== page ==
Toray Industries, Inc., announced that evaporative thermal resistance testing has confirmed that the fabric in LIVMOA 3000, a highly breathable model of disposable personal protective clothing,reduces heat stress. The company designed this apparel to optimize safety and comfort. Assistant Professor Tomonori Sakoi of Shinshu University’s Faculty of Textile Science and Technology supervised this testing.
Protective clothing normally increases such stress because it shields the body from the surroundings, impeding heat release. Hot environments in which the risks of heat stroke are high make it hard to dissipate body heat from temperature differences with surroundings, so perspiration becomes the prime means for cooling.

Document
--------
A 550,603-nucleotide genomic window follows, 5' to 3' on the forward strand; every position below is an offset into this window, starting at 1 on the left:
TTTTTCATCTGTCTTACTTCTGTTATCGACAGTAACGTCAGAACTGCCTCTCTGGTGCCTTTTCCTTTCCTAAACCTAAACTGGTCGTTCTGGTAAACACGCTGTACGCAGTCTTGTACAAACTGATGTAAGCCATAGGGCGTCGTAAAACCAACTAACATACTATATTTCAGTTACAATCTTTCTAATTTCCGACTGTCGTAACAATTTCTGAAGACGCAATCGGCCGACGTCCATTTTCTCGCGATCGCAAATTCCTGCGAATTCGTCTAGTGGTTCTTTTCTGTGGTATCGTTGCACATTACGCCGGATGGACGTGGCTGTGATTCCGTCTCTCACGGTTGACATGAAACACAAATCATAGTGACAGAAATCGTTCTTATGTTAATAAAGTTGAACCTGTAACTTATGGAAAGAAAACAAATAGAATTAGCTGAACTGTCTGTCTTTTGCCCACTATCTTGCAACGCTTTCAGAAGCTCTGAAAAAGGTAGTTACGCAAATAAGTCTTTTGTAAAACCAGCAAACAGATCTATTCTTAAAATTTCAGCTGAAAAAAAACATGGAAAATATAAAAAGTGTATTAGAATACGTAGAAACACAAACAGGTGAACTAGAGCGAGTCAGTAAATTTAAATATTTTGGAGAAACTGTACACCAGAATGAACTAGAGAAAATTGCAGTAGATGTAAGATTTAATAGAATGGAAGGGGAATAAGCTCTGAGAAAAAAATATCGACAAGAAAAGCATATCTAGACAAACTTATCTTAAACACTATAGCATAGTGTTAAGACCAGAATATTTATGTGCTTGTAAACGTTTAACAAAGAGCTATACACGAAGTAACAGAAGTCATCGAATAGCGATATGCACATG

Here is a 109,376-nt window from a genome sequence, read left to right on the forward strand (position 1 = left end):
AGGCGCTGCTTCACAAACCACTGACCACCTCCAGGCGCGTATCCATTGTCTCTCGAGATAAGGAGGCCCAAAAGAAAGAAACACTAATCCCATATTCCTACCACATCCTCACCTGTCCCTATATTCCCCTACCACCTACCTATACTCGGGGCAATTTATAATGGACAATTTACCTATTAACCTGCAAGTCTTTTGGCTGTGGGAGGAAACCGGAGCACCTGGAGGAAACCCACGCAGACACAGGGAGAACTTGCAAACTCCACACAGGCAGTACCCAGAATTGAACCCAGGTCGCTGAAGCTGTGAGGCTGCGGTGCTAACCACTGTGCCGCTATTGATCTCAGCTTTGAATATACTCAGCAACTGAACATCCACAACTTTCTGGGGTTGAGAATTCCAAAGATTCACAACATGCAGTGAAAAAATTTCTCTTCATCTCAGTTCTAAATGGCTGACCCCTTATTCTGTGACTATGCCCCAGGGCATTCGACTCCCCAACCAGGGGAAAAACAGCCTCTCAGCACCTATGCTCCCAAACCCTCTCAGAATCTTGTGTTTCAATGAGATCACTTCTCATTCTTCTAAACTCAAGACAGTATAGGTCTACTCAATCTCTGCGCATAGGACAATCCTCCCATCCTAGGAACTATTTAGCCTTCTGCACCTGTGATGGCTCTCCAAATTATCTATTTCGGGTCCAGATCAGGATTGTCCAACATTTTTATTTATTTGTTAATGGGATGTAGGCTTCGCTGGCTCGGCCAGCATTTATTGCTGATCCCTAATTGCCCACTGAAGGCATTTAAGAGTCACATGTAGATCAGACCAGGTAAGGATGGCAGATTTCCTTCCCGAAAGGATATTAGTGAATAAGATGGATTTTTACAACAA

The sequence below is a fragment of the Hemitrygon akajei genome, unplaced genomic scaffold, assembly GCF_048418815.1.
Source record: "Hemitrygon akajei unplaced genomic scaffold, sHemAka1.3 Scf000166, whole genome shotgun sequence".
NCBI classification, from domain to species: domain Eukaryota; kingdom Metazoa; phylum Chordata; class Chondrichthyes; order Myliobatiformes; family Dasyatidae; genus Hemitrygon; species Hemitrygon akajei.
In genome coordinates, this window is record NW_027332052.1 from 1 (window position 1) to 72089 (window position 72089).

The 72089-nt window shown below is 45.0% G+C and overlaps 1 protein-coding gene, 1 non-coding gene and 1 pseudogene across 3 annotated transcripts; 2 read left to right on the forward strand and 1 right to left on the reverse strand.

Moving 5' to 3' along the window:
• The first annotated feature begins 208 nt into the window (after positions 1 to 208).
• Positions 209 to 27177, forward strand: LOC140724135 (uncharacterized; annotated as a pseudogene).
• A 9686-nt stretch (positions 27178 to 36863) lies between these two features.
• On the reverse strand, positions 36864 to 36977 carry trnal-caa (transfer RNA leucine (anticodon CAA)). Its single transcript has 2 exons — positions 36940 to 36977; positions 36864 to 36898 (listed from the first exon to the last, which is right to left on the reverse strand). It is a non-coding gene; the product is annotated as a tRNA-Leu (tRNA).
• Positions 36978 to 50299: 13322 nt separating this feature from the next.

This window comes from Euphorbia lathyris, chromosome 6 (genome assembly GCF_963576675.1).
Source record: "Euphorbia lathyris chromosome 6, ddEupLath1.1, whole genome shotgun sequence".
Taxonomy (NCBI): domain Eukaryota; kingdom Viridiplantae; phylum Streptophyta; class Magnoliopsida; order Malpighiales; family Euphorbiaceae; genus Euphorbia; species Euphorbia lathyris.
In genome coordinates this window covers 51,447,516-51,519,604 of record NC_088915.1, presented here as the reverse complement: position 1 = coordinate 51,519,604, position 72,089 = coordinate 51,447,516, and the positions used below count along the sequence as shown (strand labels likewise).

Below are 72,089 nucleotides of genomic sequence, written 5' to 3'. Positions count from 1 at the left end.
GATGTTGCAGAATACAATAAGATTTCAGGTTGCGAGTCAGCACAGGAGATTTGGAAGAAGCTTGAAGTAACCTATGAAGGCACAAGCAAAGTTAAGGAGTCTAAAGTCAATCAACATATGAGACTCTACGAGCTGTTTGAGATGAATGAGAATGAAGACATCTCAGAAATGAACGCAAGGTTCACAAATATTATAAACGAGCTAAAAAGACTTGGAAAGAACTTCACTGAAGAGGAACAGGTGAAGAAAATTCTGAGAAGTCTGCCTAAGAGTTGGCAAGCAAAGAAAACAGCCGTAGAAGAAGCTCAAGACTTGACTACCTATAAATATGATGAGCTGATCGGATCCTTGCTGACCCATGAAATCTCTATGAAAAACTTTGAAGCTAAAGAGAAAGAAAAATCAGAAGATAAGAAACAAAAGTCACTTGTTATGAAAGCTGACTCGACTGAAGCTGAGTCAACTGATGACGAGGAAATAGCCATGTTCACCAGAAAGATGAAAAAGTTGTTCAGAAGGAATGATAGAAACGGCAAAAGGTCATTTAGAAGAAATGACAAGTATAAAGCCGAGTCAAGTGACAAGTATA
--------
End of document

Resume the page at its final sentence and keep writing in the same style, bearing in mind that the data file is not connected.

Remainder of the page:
Evaporative thermal resistance testing looks at the ease with which perspiration evaporates and the impact on heat stress. The test found that the Wet Bulb Globe Temperature (WGBT) index, a benchmark for heat stress, showed a corrected value of 0° for LIVMOA 3000, the same as for regular clothing, and that this Toray fabric lowers heat stress more during work than general-purpose protective clothing The company accordingly believe that its apparel can help guard against heat stroke.
LIVMOA 3000 offers greater air permeability than items with equivalent dust protection capabilities. Testing also confirmed that this product is better than counterparts at lowering heat stress when work movements generate air flows inside the garment.